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Maybe there was an error in Wikipedia or I made a copying error…anyhow that’s not my point. I am asking how they quantify intelligence vs brain size vs. relatedness (to what?). Both jenday and nanday are aratinga. Is there an obvious stupidity difference between these two birds?

What you are arguing about is beside the point. Maybe this is an error of translation; I’m not sure. But you are not understanding what I’m talking about. And my statement was working from the jenday and nanday Wikipedia articles and assuming they were accurate, as I don’t know much about classification within aratinga.

So…how do you prove whether nanday or jenday is “smarter” and more likely to have “mental illness” and what are nanday and jenday compared to as a base?
I haven't caught up yet. Or read everything yet.

But Nanday are considered tge loudest parrot and noise is often linked with flock size ( species normal of how large standard flocks are). Or how they forage and need to stay in contact. Both of those if they do have larger normal flocks, and their foraging techniques and niche could correlation with bigger brain smarter. The more social they are and the more complex their society structure is linked with higher intelligence.
But I will have to research to see if that holds up
 
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Laurasea

Laurasea

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I’m trying to understand the differences between jenday and nanday conures natural history and their difficulties in management. The first article (when nature calls) says that jendays do much better than nandays in aviculture, yet they are similar sized birds from the same genus. The second article (journal article from royal society of aviculture) listed some factors that correlate with difficulty in management (broadness of diet, rarity of bird, bird lives in many different types of environments).

What I came up with is that it seems that nanday conures live in more landscape/ environmental types and eat many more types of foods in the wild than jenday conures. And nandays have more feather destructive behavior, stereotypies, and other difficulties in aviculture. So maybe nandays are equipped or set up to deal with greater variety and when they’re in a restricted captive environment eating, for example, pellets, they have more difficulties.

I didn’t explain this wonderfully but maybe the nanday brain is expecting more variety and work then the jenday brain so when they’re in similar environments the nandays do worse. (Explanation isn’t very scientific but I’ve been away from this language for a long time.).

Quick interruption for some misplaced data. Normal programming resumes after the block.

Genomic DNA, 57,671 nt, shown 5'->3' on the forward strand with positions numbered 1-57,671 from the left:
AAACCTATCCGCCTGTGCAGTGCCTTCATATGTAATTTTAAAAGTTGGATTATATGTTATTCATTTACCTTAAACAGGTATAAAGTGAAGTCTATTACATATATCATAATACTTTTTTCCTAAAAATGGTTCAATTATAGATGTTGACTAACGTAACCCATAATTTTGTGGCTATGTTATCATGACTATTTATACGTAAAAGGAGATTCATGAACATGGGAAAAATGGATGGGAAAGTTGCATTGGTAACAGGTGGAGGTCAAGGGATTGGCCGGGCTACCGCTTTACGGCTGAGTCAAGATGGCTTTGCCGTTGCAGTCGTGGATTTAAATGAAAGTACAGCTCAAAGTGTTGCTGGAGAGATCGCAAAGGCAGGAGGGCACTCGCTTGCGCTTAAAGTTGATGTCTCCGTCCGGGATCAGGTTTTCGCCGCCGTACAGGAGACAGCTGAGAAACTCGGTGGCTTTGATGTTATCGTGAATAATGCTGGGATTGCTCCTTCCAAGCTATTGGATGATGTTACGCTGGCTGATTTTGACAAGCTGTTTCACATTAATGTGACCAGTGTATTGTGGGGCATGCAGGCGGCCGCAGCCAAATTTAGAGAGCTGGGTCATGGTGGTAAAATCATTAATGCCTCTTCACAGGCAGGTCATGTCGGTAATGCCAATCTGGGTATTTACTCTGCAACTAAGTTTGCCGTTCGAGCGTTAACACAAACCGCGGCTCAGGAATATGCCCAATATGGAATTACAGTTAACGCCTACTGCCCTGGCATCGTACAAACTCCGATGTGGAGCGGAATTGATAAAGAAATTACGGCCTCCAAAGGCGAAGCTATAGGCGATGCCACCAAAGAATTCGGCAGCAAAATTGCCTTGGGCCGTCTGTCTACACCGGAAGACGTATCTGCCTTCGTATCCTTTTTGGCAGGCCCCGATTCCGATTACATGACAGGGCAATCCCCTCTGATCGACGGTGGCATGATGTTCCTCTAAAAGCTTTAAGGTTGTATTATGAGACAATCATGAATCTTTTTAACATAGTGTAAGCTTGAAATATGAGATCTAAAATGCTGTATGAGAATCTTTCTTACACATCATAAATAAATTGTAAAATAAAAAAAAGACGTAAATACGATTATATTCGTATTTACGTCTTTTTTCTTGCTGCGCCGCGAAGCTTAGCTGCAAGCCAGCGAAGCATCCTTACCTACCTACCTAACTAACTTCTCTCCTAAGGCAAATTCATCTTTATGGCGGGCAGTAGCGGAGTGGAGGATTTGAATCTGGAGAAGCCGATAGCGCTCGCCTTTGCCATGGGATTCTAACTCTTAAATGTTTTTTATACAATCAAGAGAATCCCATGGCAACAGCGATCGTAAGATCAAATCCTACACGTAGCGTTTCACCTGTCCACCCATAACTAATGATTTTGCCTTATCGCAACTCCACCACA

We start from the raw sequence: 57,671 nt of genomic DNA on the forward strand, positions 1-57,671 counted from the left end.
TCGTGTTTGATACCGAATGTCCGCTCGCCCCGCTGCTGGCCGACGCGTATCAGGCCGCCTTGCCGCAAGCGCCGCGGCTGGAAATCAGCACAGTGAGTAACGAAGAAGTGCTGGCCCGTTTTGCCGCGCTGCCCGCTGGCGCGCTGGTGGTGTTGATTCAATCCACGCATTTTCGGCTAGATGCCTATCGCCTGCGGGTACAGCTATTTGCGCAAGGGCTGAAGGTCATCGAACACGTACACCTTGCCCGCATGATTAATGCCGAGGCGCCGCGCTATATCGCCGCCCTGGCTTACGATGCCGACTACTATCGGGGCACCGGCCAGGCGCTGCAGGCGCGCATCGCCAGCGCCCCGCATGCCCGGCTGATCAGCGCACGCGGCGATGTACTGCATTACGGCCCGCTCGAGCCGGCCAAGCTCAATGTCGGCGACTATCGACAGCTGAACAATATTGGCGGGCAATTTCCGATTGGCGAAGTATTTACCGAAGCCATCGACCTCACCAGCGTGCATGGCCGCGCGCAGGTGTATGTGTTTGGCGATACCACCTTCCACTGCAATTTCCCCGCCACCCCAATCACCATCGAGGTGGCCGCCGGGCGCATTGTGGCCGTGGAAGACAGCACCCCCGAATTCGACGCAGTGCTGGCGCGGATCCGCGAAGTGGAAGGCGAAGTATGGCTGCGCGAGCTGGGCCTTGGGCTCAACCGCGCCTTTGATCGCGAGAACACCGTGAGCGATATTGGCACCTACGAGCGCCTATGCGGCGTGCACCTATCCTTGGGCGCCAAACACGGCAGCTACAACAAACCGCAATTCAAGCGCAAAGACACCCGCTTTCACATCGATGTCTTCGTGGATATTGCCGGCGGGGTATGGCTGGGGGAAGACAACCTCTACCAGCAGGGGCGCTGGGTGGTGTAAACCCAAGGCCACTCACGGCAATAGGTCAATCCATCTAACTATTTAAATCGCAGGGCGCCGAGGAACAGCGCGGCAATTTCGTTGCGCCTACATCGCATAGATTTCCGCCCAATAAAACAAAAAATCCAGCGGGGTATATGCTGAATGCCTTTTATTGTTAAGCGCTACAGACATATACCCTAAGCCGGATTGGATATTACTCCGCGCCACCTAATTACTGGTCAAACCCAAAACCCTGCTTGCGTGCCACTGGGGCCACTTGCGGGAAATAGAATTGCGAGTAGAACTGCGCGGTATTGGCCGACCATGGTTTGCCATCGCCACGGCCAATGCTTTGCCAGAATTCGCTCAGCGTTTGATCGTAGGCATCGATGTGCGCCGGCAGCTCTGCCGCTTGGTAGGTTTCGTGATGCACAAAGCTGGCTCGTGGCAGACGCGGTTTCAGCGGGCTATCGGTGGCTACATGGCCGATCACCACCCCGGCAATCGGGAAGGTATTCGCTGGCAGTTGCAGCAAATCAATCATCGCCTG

Oh good you've already researched some of this.

Abd that fits with my previous hypothesis about flock size or foraging behavior amd noise level with intelligence.
 

HeatherG

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Apr 25, 2020
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Oh good you've already researched some of this.

Abd that fits with my previous hypothesis about flock size or foraging behavior amd noise level with intelligence.
Yup I read both articles and that’s what I had to conclude. Very interesting hypothesis and factors influencing feather destructive behavior, low hatch rate, etc.
 

LeeC

Supporting Member
Jun 5, 2019
342
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Harrisburg, PA
Parrots
Timneh: Grady;
Senegal: Charlie;
Sun Conure: Peaches (deceased)
Senegal: Georgia
Peach-fronted Conure: Milton (foster)
Brown-throated Conure: Pumpkin (foster)
Senegal: Fletcher
Senegal: Ivy
My curiosity about the existence and meaning of a "flock leader" led me to this interesting article that sheds light, I think, on parrots' ability to and desire to mimic. It puts a new light on my "parrot the parrot" fun, too.

Parrot talk can lead to flock
https://phys.org/news/2021-06-parrot-flock.html

Edit: I almost missed it, but the original paper is linked at the bottom of the article.
1670346784625.png


Follow the leader? Orange-fronted conures eavesdrop on conspecific vocal performance and utilise it in social decisions
 
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Rozalka

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This article was published 2 days ago and so far it's the largest research about parrots mimic abilities so I thought I'd share it